MOGADISHU (Reuters) - Somali pirates have freed a Saudi-owned tanker Al Nisr al Saudi after receiving an unknown sum in ransom for the ship seized in March, a maritime official said on Wednesday.
The 5,136-deadweightonne tanker had been on its way from Japan to Jeddah with one Greek and 13 Sri Lankan crew members.
“The ship was freed on Tuesday after ransom was paid. The crew is safe, but it needs supplies,” Andrew Mwangura of the East African Seafarers’ Assistance Programme told Reuters.
“It is not known how much the ransom was,” he said.
The Al Nisr al Saudi, is much smaller than the Saudi-owned colossus, The Sirius Star, that pirates captured in 2008, in a hijacking that brought Somali piracy to the world’s attention.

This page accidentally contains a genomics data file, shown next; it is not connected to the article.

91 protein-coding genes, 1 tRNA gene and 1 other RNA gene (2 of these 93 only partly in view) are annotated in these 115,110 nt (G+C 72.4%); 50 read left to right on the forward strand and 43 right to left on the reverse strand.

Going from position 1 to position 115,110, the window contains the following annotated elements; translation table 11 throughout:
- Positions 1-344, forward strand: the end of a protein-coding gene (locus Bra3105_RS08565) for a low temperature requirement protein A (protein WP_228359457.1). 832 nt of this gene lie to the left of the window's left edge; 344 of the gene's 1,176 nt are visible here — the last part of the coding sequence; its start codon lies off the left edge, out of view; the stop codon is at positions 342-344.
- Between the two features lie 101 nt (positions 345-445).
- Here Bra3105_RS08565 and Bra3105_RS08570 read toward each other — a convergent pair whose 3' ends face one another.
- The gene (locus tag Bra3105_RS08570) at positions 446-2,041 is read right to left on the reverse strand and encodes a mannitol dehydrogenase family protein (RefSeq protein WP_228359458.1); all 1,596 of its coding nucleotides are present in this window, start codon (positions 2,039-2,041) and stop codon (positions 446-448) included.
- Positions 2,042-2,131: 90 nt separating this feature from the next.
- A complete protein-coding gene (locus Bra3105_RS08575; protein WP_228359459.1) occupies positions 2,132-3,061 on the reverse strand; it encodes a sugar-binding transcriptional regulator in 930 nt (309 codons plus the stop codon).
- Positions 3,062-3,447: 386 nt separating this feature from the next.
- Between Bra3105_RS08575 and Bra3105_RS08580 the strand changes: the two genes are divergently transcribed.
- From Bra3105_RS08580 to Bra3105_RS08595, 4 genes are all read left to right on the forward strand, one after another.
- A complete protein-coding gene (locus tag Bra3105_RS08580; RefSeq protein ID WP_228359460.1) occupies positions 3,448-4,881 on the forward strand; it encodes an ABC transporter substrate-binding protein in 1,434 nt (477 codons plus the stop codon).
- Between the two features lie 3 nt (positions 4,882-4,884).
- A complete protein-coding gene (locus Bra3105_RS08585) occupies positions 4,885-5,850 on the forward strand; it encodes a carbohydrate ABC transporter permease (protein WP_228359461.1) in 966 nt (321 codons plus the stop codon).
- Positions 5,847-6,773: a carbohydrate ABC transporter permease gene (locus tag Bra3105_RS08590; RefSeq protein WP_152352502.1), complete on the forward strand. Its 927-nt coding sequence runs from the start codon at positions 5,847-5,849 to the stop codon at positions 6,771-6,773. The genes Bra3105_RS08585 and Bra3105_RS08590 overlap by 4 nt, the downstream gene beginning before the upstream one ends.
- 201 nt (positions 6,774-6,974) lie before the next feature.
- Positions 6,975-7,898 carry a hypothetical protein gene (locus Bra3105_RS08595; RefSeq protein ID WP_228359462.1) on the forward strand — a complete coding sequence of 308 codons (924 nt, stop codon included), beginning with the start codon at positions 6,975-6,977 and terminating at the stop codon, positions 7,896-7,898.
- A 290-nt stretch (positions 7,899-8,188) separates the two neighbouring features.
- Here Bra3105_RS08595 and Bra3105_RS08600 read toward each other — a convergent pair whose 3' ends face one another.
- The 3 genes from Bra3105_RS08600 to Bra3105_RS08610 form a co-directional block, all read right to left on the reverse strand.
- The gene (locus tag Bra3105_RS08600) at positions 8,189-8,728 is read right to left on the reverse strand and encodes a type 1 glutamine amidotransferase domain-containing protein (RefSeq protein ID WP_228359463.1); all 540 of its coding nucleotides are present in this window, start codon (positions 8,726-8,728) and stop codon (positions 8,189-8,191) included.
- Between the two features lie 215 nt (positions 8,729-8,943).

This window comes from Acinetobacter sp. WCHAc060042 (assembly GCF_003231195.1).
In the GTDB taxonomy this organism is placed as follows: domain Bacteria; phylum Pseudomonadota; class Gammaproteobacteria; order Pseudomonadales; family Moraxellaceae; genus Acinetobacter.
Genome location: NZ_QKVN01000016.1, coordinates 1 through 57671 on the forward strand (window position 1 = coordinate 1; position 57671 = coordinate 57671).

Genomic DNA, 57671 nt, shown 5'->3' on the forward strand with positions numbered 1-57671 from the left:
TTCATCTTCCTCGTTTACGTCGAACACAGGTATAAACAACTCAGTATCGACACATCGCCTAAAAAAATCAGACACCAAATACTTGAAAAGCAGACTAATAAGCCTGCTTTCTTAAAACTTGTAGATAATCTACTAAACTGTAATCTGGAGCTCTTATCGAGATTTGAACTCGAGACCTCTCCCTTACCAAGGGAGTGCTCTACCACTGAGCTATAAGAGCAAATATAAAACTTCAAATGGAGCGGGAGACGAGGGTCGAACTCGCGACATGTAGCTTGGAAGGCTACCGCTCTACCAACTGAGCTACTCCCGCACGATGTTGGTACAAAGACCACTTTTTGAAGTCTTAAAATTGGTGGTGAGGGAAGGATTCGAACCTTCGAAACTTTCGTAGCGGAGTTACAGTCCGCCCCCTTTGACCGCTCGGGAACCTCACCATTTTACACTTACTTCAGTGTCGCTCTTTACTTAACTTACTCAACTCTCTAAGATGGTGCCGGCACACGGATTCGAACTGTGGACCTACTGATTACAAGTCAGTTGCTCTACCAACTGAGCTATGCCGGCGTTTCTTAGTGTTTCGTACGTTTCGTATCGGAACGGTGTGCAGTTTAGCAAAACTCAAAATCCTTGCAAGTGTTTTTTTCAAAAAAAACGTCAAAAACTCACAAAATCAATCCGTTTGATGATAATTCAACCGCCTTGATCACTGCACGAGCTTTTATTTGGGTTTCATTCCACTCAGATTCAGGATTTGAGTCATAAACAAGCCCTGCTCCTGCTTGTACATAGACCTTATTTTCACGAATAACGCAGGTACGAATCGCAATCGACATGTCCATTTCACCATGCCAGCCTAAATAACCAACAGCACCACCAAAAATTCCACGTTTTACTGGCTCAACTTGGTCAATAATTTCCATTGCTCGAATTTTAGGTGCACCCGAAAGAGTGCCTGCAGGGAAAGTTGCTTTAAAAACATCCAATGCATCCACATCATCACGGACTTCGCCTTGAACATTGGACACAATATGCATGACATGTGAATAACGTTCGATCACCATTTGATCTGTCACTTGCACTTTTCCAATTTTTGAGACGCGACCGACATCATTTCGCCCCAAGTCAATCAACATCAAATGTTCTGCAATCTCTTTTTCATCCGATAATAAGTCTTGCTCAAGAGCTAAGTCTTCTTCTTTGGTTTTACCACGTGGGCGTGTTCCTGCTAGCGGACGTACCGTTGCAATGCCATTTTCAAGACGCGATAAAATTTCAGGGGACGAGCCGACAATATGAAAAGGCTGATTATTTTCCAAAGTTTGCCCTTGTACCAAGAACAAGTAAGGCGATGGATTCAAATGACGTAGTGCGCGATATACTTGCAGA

That tanker, measuring a third of a kilometre in length and carrying two million barrels of crude oil, was eventually released in January 2009 in exchange for a ransom estimated at around $8 million.
Somali pirates are making tens of millions of dollars in ransoms from seizing ships, including tankers and dry bulkers, in the Indian Ocean and the Gulf of Aden, despite the efforts of foreign navies to clamp down on such attacks.